long-term


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Related to long-term: thesaurus, long-term memory, Long-term care, Long-term care insurance, Long-term financing

Long-term

Three or more years. In the context of accounting, more than 1 year.

Long Term

Describing a plan, strategy, security, or anything else with a term of longer than one year. The exact number of years varies according to the usage. For example, a long term financial plan outlines investment and other financial goals for any time more than one fiscal year, while a long term bond has a maturity of 10 or more years. Anything long term involves more uncertainty than anything short term because, generally speaking, market trends are more easily predictable in the short term. Thus, while planning for the long term is necessary, one's plan must be flexible to account for its inherent uncertainty.

long-term

1. Of or relating to a gain or loss in the value of a security that has been held over a specific length of time. Compare short-term. See also holding period.
2. Of or relating to a liability for which a long period of time (usually one year) remains until payment of the face amount comes due. A long-term bond is a long-term liability.
References in periodicals archive ?
The Ontario Nurses' Association says new legislation is missing key elements that are essential to safer long-term care environments: minimum staffing standards, improved working conditions and adequate transparency and accountability regarding how public funds are being spent.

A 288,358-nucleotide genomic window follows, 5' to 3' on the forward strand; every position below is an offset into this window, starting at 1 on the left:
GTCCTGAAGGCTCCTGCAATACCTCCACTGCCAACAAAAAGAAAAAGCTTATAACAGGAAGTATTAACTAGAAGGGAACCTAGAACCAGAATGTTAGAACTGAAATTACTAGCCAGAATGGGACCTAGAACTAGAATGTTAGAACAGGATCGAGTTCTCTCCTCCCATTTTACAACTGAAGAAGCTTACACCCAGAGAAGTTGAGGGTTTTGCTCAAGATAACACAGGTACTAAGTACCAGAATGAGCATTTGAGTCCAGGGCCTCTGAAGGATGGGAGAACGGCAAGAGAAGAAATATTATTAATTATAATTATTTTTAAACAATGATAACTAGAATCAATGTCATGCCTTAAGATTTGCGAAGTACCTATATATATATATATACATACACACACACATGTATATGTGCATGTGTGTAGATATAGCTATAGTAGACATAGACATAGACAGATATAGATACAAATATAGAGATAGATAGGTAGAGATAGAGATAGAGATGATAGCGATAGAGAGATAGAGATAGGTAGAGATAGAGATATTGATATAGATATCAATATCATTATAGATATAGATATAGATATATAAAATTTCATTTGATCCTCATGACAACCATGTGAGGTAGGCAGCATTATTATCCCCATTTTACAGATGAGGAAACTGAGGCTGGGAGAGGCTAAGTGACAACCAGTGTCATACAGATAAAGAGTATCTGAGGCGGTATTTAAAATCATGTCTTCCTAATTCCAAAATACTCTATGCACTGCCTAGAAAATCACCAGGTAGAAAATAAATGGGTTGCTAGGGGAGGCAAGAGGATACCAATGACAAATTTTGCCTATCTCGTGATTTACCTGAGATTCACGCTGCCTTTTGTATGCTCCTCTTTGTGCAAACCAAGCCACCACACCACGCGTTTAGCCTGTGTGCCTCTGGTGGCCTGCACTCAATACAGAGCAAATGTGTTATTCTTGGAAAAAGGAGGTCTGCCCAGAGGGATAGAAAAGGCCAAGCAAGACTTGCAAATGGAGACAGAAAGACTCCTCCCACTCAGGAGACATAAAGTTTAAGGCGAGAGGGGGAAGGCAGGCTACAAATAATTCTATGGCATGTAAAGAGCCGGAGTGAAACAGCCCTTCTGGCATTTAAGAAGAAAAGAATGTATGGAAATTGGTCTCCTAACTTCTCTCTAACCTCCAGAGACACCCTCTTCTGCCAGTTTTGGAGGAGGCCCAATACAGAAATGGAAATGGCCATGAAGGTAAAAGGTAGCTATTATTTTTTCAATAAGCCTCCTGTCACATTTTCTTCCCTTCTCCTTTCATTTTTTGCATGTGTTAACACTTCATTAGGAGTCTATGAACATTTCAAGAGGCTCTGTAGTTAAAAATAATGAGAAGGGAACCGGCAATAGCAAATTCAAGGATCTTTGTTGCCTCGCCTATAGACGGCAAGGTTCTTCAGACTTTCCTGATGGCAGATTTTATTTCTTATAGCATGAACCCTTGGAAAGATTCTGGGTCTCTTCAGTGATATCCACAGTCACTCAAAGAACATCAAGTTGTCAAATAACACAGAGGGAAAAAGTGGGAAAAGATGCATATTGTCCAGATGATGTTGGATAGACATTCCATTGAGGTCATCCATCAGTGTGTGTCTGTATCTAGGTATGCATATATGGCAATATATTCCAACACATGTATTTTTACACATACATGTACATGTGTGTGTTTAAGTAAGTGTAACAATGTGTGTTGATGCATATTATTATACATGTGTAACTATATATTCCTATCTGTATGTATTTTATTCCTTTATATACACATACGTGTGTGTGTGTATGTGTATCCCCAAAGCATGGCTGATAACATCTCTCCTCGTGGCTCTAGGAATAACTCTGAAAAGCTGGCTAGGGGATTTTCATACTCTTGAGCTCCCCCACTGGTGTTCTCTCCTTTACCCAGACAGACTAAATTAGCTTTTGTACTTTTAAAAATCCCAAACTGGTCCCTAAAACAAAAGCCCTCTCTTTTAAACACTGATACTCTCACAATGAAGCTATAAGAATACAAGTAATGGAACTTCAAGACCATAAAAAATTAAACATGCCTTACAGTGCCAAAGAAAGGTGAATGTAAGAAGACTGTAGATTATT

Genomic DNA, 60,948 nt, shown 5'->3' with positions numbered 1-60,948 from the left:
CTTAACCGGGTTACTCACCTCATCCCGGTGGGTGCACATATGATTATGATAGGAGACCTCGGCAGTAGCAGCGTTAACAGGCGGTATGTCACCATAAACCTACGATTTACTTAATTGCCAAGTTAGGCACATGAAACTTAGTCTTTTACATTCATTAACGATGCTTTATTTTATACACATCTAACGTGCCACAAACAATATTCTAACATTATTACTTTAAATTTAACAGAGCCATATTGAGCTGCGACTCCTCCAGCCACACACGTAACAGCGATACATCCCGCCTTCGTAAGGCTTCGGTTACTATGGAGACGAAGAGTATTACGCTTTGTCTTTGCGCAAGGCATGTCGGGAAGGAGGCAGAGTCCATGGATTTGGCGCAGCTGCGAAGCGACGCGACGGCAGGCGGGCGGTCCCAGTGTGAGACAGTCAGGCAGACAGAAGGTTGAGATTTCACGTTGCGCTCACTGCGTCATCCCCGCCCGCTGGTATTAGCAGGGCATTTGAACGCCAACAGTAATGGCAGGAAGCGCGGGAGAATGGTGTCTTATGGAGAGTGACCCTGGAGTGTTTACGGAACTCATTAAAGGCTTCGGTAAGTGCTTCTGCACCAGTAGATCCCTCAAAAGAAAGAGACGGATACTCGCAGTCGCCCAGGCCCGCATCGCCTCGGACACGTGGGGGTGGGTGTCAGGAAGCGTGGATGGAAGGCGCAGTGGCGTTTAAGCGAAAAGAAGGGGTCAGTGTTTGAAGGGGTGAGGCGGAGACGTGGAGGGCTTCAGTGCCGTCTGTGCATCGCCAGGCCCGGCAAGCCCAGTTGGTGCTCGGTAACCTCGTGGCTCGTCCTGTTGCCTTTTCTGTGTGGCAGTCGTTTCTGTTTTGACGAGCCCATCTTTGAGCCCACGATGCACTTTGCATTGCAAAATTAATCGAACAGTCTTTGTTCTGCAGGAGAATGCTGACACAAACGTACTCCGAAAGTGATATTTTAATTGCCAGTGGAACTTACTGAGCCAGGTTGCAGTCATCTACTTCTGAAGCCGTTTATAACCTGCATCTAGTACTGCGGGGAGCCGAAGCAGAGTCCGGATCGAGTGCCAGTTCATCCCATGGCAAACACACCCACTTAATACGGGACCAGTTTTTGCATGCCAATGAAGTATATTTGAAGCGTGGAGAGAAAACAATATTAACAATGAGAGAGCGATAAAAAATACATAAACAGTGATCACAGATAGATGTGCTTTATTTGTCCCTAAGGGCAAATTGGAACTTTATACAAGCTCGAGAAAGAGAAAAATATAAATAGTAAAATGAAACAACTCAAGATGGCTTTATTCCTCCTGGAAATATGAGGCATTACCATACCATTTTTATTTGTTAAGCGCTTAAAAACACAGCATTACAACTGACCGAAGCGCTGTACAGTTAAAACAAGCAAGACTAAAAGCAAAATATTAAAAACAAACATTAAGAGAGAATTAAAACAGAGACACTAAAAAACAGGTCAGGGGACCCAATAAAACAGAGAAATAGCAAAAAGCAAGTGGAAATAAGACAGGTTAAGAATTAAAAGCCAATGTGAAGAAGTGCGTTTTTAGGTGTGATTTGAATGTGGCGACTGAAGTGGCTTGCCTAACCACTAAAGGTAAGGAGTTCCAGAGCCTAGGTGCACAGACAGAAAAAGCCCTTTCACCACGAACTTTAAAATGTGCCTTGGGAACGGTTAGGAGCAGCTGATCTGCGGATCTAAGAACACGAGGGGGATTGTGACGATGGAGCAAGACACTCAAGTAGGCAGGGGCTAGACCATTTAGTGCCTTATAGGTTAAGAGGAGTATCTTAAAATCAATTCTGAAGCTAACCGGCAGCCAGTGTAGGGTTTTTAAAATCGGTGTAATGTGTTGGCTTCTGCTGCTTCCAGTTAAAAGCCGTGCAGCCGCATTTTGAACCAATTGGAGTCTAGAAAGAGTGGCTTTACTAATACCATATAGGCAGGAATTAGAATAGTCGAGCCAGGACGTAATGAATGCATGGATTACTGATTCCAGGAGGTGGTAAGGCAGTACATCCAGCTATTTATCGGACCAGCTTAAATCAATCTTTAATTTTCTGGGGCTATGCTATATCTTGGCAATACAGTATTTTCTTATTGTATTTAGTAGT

About 40% of the nation's functionally disabled people who need long-term care are between the ages of 18 and 64.
Instead of being taxed at ordinary rates on the entire gain, clients can be taxed at lower long-term capital gain rates on the land's appreciated value by engaging in the following tax plan:
And some long-term care companies have filed bankruptcy or sold facilities, further harming the entire market and eroding society's ability to provide the best care for its elders.
Wrong,'' said Ron Barkley, a Los Angeles elder law attorney who specializes in navigating long-term care financing.
110(c)(1) defines the term "qualified long-term real property" as nonresidential real property, which is part of, or otherwise present at, the retail space referred to in Sec.
Consensus Statement on Long-term Effectiveness Research
The agenda is, as usual, a crowded one: professional and consumer education, the removal of financial disincentives, the restructuring of programs and policies, and the development of the financial resources for long-term support are all critical aspects of a genuine effort to assist persons with long-term mental illness to work.
Gilbert Guide Online offers a flexible and time-saving resource for subscribers who now have the option of being able to conveniently conduct their long-term care search from home, work, or in tandem with the printed guide.
Finally, there's no guarantee that long-term care insurers, some of which have weak balance sheets, will be around 20, 30, or 40 years from now when you need them to pay.
offered a third proposal for using tax laws to influence long-term care: S 1335, the Long-Term Care and Retirement Security Act of 2003.
Insurance to pay for long-term care began with nursing-home insurance, which appeared soon after passage of the legislation creating Medicare in 1965.